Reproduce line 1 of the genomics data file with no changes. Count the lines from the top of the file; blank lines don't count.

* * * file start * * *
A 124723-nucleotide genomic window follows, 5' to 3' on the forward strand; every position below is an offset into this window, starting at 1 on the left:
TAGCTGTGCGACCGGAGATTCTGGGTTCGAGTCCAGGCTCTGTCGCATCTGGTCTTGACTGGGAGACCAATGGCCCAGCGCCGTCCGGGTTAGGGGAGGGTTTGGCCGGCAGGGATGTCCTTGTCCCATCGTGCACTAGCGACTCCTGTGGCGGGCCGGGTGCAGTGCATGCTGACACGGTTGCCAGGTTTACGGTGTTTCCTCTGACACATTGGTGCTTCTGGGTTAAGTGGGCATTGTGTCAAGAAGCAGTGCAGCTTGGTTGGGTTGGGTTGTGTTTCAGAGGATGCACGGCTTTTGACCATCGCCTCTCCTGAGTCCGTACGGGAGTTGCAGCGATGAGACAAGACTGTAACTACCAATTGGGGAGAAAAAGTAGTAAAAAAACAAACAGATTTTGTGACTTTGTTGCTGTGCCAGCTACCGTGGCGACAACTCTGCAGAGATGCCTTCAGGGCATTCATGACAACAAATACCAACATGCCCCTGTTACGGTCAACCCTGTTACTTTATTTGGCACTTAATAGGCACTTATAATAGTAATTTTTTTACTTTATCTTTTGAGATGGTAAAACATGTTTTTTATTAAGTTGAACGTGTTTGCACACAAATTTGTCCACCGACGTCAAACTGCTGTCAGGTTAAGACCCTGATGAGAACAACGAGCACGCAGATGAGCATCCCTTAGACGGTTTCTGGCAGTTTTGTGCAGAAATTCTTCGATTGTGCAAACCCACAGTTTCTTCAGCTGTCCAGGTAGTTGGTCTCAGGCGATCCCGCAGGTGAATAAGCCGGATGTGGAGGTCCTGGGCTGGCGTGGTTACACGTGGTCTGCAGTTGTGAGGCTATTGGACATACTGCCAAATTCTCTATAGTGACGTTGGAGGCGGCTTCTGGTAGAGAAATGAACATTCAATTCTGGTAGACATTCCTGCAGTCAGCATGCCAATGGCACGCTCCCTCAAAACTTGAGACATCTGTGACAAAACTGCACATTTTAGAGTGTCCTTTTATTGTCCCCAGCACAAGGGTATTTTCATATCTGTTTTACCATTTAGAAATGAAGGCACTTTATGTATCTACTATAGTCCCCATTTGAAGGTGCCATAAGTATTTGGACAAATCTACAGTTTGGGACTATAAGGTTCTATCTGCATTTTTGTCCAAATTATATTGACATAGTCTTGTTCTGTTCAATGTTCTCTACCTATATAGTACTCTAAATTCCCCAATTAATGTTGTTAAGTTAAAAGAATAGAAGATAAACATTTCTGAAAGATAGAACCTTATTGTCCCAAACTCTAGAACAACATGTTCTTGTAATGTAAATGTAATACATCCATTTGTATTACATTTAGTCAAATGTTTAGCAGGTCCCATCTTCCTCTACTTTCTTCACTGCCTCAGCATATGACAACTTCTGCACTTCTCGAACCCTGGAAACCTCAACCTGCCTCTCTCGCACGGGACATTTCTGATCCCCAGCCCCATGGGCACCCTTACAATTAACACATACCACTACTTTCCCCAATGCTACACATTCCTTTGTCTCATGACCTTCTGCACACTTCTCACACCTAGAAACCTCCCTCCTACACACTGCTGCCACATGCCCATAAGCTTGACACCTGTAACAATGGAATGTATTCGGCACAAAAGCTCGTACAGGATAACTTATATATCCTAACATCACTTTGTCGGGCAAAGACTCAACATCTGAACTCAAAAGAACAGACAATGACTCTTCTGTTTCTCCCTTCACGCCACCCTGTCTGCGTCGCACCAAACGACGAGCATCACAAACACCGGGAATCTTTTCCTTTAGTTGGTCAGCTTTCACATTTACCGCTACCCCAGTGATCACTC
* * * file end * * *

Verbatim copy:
A 124723-nucleotide genomic window follows, 5' to 3' on the forward strand; every position below is an offset into this window, starting at 1 on the left: